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  17. Crunch macrumors 6502

    Crunch

    Joined:
    Jun 26, 2008
    Location:
    L.A.
    #17
    ok sure, no problem. lol...What's your point? Are you saying that the new 2011 Quad Core i5/i7 iMac's get hot enough for its fan(s?) to spin wildly under small loads as well? (I doubt that.)

    As for the Flash plug-ins, I think you guys are right. It's just too bad that you would have to "calm down" this ridiculously powerful Quad Core i7 MacBook Pro where ALL FOUR cores turbo up to 3.0GHz (unless the temps are sky high lol), 2 cores go up to 3.2GHz and single-core apps take it one more notch up to 3.3GHz. Add another 100MHz to each spec if you have the Core i7 2820QM 2.3GHz CPU.

    So we have all this power but can't really use it? I wanted a powerful system, so as to be able to just leave everything open and not worry about getting in trouble with not having enough juice in my notebook.

    I don't know whether to :( :eek: or :cool: :rolleyes:
     
  18. daneoni, Jun 9, 2011
    Last edited: Jun 9, 2011

    daneoni macrumors G4

    daneoni

    Joined:
    Mar 24, 2006
    #18
    I'm saying you can't compare an iMac to a MacBook Pro. The two have vastly different thermal envelopes. The iMac will ALWAYS run cooler. bigger space, bigger heatsinks and bigger fans (rev up less) vs smaller space, smaller heatsink and smaller fans (rev up more)
     
  19. snaky69 macrumors 603

    Joined:
    Mar 14, 2008
    #19
    First off, there is no use to having 3 browsers with 15 tabs open, you cannot possibly be browsing all of this at once.

    Secondly, you iMac is larger, and has much more air inside it to help it shed heat, and the components aren't as crammed together, of course the MBP is going to get warmer, this is just plain common sense here, not rocket science.
     
  20. maclaptop macrumors 65816

    maclaptop

    Joined:
    Apr 8, 2011
    Location:
    Western Hemisphere
    #20
    I find this rather fascinating and a bit odd. It's the first time I've ever heard there is a limitation on how one can use their Mac.
     
  21. snaky69 macrumors 603

    Joined:
    Mar 14, 2008
    #21
    There isn't one. It's just useless, having 45 tabs open at once produces heat and doesn't do anything for productivity. I was merely suggesting that the OP shutdown all those websites that he currently is not viewing anyway, hence solving his self-caused "heat problem".
     
  22. Crunch macrumors 6502

    Crunch

    Joined:
    Jun 26, 2008
    Location:
    L.A.
    #22
    Alright, first of all, yes, I understand all of that regarding notebooks getting hotter faster and staying much warmer than a desktop where air can flow more freely and escape much quicker.

    As for my 3 browsers and the dozens of tabs that I like to keep open, that's something I simply got used to with my iMac. I had the space and it's super convenient and the "why not" factor applies too. And yes, I AM using all THREE browsers because I enjoy the different features in Safari, Firefox and Chrome. I use all three of them all the time and I constantly switch between them. I was even thinking of adding Opera. lol...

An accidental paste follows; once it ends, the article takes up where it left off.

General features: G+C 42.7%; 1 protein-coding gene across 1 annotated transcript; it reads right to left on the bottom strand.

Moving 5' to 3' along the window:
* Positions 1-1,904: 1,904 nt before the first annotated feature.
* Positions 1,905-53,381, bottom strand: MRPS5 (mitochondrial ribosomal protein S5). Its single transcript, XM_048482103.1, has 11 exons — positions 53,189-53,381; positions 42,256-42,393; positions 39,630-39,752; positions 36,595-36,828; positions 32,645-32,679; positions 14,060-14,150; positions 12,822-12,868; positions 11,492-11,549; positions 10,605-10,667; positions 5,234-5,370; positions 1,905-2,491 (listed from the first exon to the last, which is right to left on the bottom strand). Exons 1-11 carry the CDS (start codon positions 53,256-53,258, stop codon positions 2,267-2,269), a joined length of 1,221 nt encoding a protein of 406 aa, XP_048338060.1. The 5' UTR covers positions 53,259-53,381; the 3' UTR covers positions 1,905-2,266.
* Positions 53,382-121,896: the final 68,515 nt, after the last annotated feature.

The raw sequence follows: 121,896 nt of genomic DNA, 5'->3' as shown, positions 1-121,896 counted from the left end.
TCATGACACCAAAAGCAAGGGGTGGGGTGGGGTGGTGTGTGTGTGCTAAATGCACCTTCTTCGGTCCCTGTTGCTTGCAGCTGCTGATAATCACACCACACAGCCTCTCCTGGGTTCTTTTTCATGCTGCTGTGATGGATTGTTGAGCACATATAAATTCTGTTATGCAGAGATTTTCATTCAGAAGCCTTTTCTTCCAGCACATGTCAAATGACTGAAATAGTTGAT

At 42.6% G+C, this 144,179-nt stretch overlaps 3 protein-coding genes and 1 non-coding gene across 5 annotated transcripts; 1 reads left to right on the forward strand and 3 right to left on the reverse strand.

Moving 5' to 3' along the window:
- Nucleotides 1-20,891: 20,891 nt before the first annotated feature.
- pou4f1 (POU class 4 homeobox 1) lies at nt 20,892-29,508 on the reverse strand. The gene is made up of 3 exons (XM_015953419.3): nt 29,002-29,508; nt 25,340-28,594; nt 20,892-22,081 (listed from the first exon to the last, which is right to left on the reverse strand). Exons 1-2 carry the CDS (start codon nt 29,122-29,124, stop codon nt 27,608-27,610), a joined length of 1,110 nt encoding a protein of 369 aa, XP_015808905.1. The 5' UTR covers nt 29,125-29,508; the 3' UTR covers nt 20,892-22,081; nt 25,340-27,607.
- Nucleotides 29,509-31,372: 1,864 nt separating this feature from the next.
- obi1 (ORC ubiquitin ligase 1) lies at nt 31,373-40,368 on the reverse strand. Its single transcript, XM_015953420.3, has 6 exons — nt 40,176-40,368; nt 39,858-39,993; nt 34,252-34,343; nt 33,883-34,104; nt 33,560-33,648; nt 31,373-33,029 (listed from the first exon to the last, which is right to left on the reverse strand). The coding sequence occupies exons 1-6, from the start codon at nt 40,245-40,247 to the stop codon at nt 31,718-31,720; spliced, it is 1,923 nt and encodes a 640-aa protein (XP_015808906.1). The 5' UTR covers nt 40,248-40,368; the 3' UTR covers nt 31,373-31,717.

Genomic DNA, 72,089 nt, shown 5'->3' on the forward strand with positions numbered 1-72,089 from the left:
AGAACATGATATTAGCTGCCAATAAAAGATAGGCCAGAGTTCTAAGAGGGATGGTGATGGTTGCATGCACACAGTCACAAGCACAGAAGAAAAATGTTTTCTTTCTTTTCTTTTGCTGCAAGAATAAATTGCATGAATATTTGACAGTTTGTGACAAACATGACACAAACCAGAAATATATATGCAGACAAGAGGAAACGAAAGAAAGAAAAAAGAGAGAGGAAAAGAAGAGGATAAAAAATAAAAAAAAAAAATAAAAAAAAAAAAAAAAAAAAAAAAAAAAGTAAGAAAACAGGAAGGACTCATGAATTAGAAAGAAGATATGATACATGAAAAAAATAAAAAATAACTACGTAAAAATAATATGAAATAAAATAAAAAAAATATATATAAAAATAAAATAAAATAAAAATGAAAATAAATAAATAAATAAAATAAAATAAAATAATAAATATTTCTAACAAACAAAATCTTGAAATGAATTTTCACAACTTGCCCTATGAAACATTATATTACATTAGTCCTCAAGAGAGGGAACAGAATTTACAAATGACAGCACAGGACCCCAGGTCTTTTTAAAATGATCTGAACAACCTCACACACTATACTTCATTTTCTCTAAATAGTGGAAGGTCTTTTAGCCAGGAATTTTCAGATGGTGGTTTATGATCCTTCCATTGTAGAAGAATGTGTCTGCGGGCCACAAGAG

At any rate, I didn't know this would become an issue when I switched from my last iMac. I haven't mentioned this one until now but I'm NOT referring to the Quad Core i7-870 2.93GHz, because I sold it for a lot of bling but that's a story for another day. Before my 17" MBP, I actually had the entry level 2010 27" iMac w/ 10GB of RAM, which was an experiment on my part to see how I would do with a dual-core with a higher clock, but still hyper-threaded, i.e. the Core i3-550 3.2GHz. I feel ridiculous typing this, but in some ways, the iMac with the Core i3 sometimes felt a bit "snappier" than the high-end Core i7-2820QM Quad that I have now. And, mind you, that particular silicon will turbo ALL FOUR cores all the way up to a full 3.0GHz, temperatures and couple of other conditions permitting. When there is an app that uses only two cores, it turbos even higher (up to 3.2GHz) and single-core apps can run at a staggering 3.3GHz with the i7 that's in the new 2011 17" MacBook Pro as well as the high-end 15" one. And that's not to mention the higher-end graphics card. The 17" MBP has a full 1GB of GDDR5 discrete memory and the i3 iMac only had half that!

    Having said all of that, I have to wonder that when, let's say, I wanted to play one of those highly intensive games that actually needs and uses all of this horsepower (i.e. a Core i7 Quad w/ Turbo Boost as well as a full 1GB of AMD's latest generation (6000 series) graphics card). What good will all this power do when temperatures won't even allow it fore more than a few seconds anyway and I do mean seconds because this baby heats up really fast! Maybe a Core i7 Quad is "too much" of a good thing here?

    What say you? Am I totally missing something and if do, what is it?
     
  23. grahamnp, Jun 11, 2011
    Last edited: Jun 11, 2011

    grahamnp macrumors 6502a

    Joined:
    Jun 4, 2008
    #23
    If there is excessive heat it is either a design defect or manufacturing issue. Even if you CPU is running at full load all the time, there should not be a cooling problem. So, if you are not satisfied with the MBP's temps right now, Lion will not fix this.
     
  24. snaky69 macrumors 603

    Joined:
    Mar 14, 2008
    #24
    I'd say it doesn't matter since the CPU definitely isn't a bottleneck in today's games, the HD and GPU being the main things solicited. Most games aren't programmed to run on multiple cores anyway.
     
  25. dagamer34 macrumors 65816

    dagamer34

    Joined:
    May 1, 2007
    Location:
    Houston, TX
    #25
    I really hope people can tell the difference between Fahrenheit and Celsius.